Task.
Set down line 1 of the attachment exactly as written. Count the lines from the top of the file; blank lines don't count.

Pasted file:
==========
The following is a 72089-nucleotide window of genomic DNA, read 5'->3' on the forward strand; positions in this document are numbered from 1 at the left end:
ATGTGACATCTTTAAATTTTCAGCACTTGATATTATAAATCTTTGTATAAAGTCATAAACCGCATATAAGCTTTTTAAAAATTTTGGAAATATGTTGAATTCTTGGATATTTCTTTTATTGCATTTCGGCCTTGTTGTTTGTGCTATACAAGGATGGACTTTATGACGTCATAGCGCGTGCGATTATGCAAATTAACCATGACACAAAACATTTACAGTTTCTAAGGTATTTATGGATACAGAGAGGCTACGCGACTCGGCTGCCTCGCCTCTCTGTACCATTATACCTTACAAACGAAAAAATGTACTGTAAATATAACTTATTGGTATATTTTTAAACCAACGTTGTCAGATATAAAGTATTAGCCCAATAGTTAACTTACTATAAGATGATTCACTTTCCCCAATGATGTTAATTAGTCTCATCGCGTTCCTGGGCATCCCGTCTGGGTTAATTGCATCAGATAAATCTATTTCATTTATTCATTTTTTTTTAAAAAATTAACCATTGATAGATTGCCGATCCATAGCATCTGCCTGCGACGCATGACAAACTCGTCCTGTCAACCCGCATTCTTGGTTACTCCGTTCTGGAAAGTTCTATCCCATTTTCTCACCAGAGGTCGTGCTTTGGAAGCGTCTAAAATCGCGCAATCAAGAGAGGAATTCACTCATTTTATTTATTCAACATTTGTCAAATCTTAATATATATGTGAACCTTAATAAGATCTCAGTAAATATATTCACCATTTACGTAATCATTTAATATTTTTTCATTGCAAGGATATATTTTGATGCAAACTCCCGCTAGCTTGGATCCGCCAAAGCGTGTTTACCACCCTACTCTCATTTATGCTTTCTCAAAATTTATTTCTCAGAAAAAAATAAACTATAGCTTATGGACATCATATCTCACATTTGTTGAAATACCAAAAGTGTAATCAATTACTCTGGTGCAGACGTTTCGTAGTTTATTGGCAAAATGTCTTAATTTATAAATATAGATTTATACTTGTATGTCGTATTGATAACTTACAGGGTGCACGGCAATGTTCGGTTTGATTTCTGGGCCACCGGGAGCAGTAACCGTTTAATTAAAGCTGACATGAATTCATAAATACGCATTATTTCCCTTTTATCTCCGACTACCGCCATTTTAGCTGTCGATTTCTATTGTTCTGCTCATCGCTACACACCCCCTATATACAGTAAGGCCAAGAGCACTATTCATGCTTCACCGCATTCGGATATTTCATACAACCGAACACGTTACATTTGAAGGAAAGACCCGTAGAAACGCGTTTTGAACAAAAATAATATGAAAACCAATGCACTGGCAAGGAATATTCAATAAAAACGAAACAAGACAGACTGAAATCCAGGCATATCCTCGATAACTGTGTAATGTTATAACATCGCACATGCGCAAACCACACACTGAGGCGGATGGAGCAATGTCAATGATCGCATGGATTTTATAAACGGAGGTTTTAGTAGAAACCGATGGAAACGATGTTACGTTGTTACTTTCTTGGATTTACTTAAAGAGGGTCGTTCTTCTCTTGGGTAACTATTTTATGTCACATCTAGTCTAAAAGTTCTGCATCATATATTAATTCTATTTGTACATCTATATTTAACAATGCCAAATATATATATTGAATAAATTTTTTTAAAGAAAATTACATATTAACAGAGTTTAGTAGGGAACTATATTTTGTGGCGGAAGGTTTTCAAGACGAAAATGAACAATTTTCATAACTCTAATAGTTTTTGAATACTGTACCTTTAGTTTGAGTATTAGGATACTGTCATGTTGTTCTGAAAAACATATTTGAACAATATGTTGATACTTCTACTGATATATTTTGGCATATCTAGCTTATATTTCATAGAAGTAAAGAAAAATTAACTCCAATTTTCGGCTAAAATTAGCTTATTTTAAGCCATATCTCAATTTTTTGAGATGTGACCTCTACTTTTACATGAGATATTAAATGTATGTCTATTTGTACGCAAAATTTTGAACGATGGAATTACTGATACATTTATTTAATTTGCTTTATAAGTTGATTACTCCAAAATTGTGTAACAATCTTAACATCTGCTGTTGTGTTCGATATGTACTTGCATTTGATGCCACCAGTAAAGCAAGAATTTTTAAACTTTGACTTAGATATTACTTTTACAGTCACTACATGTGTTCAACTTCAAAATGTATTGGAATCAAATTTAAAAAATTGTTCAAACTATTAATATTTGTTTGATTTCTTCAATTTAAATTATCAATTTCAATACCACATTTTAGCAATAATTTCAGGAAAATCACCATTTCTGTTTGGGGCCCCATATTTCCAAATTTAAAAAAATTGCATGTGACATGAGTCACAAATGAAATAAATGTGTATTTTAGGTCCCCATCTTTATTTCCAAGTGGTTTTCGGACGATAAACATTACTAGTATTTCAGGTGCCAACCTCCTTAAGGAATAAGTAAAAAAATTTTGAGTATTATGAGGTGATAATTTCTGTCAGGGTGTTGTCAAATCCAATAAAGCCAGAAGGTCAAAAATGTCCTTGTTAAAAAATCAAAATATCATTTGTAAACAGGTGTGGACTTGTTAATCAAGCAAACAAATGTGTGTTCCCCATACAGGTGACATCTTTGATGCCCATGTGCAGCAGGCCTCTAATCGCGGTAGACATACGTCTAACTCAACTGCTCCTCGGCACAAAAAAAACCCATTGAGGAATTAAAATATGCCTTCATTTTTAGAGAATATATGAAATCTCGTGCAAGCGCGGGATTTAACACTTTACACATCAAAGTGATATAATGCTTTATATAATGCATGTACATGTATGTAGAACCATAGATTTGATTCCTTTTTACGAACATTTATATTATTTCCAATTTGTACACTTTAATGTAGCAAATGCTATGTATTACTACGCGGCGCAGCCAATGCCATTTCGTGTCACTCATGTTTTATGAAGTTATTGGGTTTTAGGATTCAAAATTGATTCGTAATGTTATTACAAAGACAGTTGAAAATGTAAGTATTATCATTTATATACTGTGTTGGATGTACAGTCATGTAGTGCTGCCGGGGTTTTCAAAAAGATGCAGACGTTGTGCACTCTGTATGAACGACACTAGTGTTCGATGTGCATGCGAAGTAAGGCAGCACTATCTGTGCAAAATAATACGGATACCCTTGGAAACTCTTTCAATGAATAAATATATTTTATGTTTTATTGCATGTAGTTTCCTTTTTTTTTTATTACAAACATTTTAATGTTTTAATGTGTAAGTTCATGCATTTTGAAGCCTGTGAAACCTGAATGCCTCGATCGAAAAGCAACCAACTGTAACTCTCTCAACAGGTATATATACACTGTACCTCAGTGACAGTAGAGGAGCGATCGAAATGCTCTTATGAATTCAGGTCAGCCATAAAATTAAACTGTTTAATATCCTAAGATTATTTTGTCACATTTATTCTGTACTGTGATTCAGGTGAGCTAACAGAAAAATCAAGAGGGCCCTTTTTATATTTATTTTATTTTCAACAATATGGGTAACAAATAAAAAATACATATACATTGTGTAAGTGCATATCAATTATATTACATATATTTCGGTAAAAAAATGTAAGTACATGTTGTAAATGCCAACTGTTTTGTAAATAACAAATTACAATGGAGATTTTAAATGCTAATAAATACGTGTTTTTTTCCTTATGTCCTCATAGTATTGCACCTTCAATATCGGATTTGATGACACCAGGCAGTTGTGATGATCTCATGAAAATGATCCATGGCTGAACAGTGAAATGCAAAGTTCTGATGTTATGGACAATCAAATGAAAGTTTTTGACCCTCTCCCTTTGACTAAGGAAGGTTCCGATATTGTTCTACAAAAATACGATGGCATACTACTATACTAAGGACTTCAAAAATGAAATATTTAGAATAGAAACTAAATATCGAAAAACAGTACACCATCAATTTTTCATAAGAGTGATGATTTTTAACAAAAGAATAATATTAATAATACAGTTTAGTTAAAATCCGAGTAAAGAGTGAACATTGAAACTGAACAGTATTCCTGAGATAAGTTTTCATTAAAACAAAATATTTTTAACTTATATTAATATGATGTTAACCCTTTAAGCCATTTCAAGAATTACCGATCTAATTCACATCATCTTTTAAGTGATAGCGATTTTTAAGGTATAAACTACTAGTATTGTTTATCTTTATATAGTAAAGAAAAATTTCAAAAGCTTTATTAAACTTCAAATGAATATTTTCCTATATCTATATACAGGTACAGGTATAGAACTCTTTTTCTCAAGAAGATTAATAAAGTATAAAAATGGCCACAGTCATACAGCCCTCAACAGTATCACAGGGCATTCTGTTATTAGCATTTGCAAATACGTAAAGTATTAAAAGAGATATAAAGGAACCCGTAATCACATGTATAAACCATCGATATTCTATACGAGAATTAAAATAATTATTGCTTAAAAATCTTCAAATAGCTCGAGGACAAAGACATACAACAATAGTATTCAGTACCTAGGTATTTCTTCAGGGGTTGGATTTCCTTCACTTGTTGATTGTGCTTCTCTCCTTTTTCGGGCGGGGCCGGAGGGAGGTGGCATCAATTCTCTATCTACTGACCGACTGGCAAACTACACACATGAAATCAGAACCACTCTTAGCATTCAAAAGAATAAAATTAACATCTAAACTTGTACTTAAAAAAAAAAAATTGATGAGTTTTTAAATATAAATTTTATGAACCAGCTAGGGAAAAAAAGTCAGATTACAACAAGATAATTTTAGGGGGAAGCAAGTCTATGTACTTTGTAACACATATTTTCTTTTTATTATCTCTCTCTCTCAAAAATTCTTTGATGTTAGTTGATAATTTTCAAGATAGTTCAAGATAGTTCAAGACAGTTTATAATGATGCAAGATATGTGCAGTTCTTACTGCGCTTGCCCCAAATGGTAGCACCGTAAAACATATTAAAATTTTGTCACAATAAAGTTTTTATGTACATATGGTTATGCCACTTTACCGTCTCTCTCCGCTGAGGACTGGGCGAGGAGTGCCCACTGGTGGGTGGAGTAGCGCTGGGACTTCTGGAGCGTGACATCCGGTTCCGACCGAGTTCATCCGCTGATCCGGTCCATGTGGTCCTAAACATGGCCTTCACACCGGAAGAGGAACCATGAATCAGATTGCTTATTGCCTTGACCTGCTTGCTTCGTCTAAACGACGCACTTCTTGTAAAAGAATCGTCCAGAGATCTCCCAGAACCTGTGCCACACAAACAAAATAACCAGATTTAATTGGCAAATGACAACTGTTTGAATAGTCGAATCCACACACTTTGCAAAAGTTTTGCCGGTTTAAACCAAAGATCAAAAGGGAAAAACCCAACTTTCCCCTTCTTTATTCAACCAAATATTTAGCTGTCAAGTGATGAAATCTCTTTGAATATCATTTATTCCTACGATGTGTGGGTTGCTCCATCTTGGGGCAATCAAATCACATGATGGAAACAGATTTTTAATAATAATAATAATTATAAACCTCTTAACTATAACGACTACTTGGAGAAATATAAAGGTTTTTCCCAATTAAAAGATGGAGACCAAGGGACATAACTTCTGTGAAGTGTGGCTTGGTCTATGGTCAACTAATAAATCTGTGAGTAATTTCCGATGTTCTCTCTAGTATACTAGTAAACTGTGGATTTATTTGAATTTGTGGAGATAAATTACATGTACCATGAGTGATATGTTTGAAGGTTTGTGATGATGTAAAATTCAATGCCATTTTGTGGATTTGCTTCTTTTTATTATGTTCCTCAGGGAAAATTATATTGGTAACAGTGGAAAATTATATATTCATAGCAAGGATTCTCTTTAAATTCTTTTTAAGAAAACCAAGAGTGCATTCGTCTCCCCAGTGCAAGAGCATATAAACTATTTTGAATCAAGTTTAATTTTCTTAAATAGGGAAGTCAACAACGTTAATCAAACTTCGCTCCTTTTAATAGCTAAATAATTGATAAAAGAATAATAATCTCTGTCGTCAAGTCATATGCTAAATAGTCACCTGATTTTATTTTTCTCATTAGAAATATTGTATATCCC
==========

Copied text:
The following is a 72089-nucleotide window of genomic DNA, read 5'->3' on the forward strand; positions in this document are numbered from 1 at the left end: